The NZ Ministry of Education has published (in July 2020) a 'Best practice for teaching Pacific learners: Pacific Evidence Brief 2019', available here.
Quoting from Education Counts here:
This Pacific Evidence Brief sets out what is known about what works and what does not work in supporting Pacific learners to succeed. This will inform ongoing efforts to enhance equity, excellence, belonging and wellbeing for Pacific learners through the education system.
Excerpts follow from Appendix 2: Case study - Reading Together® of the 'Best practice for teaching Pacific learners: Pacific Evidence Brief 2019', available here:
The Reading Together® programme helps parents and caregivers to more effectively support their children's reading at home. This matters because parent 'help' with children's reading if too pressured has long-term negative effects (Robinson, Hohepa and Lloyd, 2009). Such access matters particularly for Pacific children who international studies have shown to have had much lower access to books at home than other ethnic groups, and for greater access to Pacific languages resources.
". . . I was a bit sceptical in the beginning because I thought, how are they going to teach me to teach my kid to read? But I got heaps out of it. Heaps, heaps, heaps."
- Parent, Ministry of Education, 2019d
Sustaining families' ongoing access to a rich array of texts is enabled by partnering with community libraries.
". . . For lots of people, they can make a connection with their librarian once they've been in a few times and we get to know what they like, and we're able to make recommendations for people, but that relationship has to be built first, and that's why the Reading Together® programme is so good, because we get to connect with people who perhaps wouldn't have the confidence to step inside the doors to start off with."
- Community Librarian, Ministry of Education, 2019d
Reading Together® has proven effective with Pacific families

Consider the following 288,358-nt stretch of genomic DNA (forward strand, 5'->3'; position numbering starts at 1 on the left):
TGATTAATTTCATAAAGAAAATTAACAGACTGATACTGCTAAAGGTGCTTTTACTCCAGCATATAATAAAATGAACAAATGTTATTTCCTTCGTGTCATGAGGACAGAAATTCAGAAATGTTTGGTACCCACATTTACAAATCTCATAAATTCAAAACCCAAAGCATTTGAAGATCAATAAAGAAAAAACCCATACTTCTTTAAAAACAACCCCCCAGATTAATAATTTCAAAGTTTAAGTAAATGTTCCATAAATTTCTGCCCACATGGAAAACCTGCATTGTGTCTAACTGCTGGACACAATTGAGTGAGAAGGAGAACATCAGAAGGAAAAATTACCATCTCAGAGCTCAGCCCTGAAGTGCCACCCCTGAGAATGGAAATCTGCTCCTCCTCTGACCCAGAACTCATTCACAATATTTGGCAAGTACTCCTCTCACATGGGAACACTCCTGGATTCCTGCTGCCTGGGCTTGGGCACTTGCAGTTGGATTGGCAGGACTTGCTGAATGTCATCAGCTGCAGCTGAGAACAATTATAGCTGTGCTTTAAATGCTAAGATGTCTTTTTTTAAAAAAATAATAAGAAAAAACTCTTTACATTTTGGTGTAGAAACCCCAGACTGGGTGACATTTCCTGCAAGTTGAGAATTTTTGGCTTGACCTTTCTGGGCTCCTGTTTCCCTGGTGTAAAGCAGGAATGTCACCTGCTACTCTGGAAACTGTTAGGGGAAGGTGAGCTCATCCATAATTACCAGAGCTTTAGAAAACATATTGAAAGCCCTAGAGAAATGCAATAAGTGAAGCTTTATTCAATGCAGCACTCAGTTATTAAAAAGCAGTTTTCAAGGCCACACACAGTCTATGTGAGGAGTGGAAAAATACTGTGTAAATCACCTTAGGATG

In 2017, a parent and teacher provided this feedback:
"The first thing that I learned from that session; reading should be fun. If I didn't come to that workshop I would be forcing every single word of the book to her and I don't think she will enjoy reading."
"The lasting impression that stayed with me from that workshop was a Mum who was really, really honest in our group, and she said that when she was a child learning to read that if she got it wrong she’d be smacked, and if she got it wrong a second time she’d be smacked again. And she admitted and was brave enough to share in this new group of parents, that she was doing the same to her children. She was using the strategies that she had learnt because of what she went through, but she was there in that workshop to learn something different, to try something different, and I really admired her for being so brave."
Reading Together® has been shown to have a significant and sustained positive impact on children's reading achievement and to support children's affective and social development. The programme is designed to build high trust connections between parents and teachers in ways that develop more culturally responsive teaching.
More information: www.educationcounts.govt.nz/topics/bes/reading-together-te-panui-ngatahi
Posted: Thursday 23 July 2020